In their new book, Happy Money: The Science of Smarter Spending (Simon & Schuster), Elizabeth Dunn and Michael Norton (professors at the University of British Columbia and Harvard Business School, respectively), offer five key principles to help us get more happiness out of the money we spend — principles which also help companies create happier employees and customers.
Most people know they can benefit from expert help to make more money. But oddly enough, they’re quite sure they already know how to spend their money to reap the most happiness. As a result, they follow their intuitions, using their money to buy things they think will make them happy, from televisions to cars to houses.
What’s the problem with this approach? A decade of research demonstrates that people’s intuitions about how to turn money into happiness are misguided at best and dead-wrong at worst. Those televisions, cars, and houses? They have almost no impact on our happiness.
The good news is that we now know what kind of spending does enhance our happiness–insight that’s valuable to consumers and companies alike. Here are the top five ways to turn money into happiness according to Dunn and Norton:
1. Buy Experiences
Material things provide less happiness than experiential purchases (like trips and special meals). Whether you’re spending $2 or $200,000, buying experiences rather than material goods can inoculate you against buyer’s remorse. Even painful experiences can produce pleasure; by harnessing the power of experiences, a company called Tough Mudder convinces people to pay for the privilege of crawling through mud.
2. Make It a Treat
When wonderful things are constantly available, we become less able to appreciate them. Limiting access to the things we like best helps renew our capacity for pleasure. Turning our favorite things back into treats (like making that afternoon latte a special indulgence) increases happiness for purchases major and mundane. Companies have transformed products ranging from rental cars (Zipcar) to toilet paper (Charmin) into treats — enhancing their customers’ experiences.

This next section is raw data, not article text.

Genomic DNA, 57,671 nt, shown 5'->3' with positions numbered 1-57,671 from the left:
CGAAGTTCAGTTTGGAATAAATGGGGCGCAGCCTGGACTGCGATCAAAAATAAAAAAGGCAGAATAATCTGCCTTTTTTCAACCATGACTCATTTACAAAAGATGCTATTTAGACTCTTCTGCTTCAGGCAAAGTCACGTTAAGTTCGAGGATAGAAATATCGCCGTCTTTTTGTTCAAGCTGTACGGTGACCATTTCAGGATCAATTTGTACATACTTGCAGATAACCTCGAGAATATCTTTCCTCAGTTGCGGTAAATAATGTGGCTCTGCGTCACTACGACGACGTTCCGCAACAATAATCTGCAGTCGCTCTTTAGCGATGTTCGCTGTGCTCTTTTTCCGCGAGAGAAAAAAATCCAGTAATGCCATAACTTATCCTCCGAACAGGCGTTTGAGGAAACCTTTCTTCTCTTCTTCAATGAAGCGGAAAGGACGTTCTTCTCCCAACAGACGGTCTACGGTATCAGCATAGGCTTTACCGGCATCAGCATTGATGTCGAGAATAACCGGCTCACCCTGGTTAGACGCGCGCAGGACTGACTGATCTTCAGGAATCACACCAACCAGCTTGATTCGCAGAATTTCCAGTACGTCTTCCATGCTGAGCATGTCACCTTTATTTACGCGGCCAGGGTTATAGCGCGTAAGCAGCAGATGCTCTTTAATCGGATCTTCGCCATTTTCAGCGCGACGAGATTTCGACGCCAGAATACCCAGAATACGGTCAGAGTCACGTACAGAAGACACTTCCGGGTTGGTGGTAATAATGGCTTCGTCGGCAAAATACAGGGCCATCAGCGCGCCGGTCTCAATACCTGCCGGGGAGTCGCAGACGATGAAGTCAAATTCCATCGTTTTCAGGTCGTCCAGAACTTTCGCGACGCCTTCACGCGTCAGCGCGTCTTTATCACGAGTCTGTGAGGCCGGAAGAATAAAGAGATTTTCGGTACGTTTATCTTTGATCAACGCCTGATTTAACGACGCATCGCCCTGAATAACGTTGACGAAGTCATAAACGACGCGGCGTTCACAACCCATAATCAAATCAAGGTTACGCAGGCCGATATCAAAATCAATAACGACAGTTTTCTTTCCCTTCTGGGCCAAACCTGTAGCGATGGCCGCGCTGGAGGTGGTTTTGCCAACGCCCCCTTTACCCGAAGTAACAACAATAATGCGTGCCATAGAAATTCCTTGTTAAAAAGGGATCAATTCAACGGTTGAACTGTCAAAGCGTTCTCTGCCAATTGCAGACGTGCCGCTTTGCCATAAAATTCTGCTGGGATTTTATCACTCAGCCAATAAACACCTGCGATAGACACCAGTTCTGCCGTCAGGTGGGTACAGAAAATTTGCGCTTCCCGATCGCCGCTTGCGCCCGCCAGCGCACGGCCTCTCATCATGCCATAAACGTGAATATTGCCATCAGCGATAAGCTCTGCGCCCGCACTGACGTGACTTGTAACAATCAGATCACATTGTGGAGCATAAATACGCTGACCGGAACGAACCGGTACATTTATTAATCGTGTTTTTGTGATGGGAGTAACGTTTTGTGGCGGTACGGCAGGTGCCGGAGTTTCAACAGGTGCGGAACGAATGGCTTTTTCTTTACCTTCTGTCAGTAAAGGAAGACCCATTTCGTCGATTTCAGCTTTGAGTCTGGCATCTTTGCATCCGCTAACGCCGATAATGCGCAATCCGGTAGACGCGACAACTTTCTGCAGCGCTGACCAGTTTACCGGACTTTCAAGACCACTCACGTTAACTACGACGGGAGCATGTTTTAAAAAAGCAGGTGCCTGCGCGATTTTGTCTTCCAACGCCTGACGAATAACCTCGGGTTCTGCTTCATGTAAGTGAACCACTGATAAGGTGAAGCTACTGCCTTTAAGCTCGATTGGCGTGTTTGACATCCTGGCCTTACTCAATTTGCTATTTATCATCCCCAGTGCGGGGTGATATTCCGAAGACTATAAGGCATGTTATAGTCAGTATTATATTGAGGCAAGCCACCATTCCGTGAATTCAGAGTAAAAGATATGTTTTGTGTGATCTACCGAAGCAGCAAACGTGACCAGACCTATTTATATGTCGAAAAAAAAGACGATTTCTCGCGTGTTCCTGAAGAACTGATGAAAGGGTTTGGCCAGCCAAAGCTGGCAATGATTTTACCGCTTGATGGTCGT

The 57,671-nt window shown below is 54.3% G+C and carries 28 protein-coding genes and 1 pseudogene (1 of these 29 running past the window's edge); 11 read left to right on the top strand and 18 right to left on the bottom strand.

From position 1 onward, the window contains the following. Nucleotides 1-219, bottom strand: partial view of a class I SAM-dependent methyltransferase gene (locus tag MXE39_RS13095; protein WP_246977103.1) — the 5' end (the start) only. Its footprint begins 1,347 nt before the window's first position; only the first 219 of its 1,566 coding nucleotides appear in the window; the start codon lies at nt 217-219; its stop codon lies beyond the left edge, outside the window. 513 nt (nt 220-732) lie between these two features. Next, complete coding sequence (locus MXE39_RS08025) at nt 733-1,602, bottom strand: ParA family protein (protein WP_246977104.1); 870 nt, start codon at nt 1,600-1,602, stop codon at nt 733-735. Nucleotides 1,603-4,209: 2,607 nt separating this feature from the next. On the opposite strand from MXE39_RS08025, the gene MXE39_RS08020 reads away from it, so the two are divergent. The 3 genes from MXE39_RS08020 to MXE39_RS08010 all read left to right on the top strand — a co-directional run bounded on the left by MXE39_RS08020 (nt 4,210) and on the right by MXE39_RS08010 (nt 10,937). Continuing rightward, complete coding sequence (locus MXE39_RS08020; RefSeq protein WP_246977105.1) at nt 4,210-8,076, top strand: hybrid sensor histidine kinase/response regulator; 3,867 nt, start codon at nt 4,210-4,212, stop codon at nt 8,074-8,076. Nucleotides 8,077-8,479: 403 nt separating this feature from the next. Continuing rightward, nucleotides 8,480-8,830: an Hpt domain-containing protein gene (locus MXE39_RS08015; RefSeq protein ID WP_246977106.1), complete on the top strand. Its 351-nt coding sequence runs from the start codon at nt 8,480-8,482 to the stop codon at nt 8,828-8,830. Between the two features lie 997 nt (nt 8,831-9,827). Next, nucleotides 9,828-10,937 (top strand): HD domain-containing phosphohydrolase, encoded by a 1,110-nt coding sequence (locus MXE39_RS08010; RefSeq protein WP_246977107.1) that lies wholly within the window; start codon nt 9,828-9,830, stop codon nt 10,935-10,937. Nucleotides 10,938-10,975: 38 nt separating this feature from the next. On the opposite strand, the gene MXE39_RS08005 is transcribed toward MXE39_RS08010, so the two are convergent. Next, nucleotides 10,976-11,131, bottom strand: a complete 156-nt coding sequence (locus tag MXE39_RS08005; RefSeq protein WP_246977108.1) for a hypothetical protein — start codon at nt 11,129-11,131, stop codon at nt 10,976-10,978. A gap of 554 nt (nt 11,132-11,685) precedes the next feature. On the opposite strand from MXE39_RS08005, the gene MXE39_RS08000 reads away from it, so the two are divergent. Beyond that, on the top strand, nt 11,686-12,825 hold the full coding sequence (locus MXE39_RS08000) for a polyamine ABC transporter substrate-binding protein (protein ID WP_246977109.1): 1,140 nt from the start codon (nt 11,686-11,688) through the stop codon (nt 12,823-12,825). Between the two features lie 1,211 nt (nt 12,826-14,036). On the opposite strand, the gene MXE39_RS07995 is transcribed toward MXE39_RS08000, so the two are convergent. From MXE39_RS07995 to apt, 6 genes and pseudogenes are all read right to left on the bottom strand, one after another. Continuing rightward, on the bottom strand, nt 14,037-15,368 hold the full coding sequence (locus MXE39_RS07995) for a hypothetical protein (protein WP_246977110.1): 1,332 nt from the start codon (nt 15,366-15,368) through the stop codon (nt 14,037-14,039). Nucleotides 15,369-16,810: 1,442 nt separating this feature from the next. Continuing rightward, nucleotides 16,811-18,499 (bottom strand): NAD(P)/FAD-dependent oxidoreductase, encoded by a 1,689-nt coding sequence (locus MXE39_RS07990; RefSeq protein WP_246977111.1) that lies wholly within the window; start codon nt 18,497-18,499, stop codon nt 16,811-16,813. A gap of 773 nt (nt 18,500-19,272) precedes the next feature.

3. Buy Time
Money should permit us to outsource our most dreaded tasks (Think: toilet cleaning). Ironically, though, research shows that wealthier people do not spend their time in happier ways. Ask a quick question before buying: How will this purchase change the way I use my time? Companies like Intel and Patagonia compensate employees not only with money but with time, giving even their busiest employees a new sense of time affluence.
4. Pay Now, Consume Later
Digital technology and credit cards have encouraged us to adopt a “consume now and pay later” shopping mind-set. By reversing this trend–paying now and consuming later–you can buy more happiness, even as you spend less money. Delaying consumption allows us to reap the pleasures of anticipation (why vacations provide the most happiness before they occur); waiting even for a mere Hershey’s Kiss makes things sweeter when we get them. And people are less prone to overspend when they pay up front; decreasing debt is a sure path to increased happiness.
5. Invest in Others
Research shows that spending money on others provides more happiness than spending money on yourself. The principle holds in countries rich and poor, from Canada to Uganda, India to South Africa. Investing in others can make individuals healthier and wealthier and can even help people win at dodge ball. Companies like PepsiCo and Google and nonprofits like DonorsChoose.org are harnessing these benefits by encouraging donors, customers, and employees to invest in others.